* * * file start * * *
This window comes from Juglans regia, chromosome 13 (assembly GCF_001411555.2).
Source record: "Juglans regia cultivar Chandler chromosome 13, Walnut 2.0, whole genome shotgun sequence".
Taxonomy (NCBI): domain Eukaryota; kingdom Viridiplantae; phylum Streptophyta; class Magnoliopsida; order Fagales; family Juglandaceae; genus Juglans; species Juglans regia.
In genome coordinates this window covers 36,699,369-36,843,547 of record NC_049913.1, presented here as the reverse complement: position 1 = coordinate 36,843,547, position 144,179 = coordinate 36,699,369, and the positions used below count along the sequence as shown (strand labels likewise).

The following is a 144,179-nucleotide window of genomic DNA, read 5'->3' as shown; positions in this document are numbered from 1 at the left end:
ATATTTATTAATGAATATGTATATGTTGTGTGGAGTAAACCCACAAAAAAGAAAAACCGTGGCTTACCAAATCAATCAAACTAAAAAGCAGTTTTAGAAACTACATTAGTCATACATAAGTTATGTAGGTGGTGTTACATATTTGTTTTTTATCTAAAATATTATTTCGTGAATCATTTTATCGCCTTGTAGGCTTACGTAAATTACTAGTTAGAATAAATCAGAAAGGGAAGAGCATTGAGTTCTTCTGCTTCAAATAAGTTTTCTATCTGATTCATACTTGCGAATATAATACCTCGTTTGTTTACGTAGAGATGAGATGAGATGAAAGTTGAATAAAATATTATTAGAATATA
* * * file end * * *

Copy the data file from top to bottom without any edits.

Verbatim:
This window comes from Juglans regia, chromosome 13 (assembly GCF_001411555.2).
Source record: "Juglans regia cultivar Chandler chromosome 13, Walnut 2.0, whole genome shotgun sequence".
Taxonomy (NCBI): domain Eukaryota; kingdom Viridiplantae; phylum Streptophyta; class Magnoliopsida; order Fagales; family Juglandaceae; genus Juglans; species Juglans regia.
In genome coordinates this window covers 36,699,369-36,843,547 of record NC_049913.1, presented here as the reverse complement: position 1 = coordinate 36,843,547, position 144,179 = coordinate 36,699,369, and the positions used below count along the sequence as shown (strand labels likewise).

The following is a 144,179-nucleotide window of genomic DNA, read 5'->3' as shown; positions in this document are numbered from 1 at the left end:
ATATTTATTAATGAATATGTATATGTTGTGTGGAGTAAACCCACAAAAAAGAAAAACCGTGGCTTACCAAATCAATCAAACTAAAAAGCAGTTTTAGAAACTACATTAGTCATACATAAGTTATGTAGGTGGTGTTACATATTTGTTTTTTATCTAAAATATTATTTCGTGAATCATTTTATCGCCTTGTAGGCTTACGTAAATTACTAGTTAGAATAAATCAGAAAGGGAAGAGCATTGAGTTCTTCTGCTTCAAATAAGTTTTCTATCTGATTCATACTTGCGAATATAATACCTCGTTTGTTTACGTAGAGATGAGATGAGATGAAAGTTGAATAAAATATTATTAGAATATA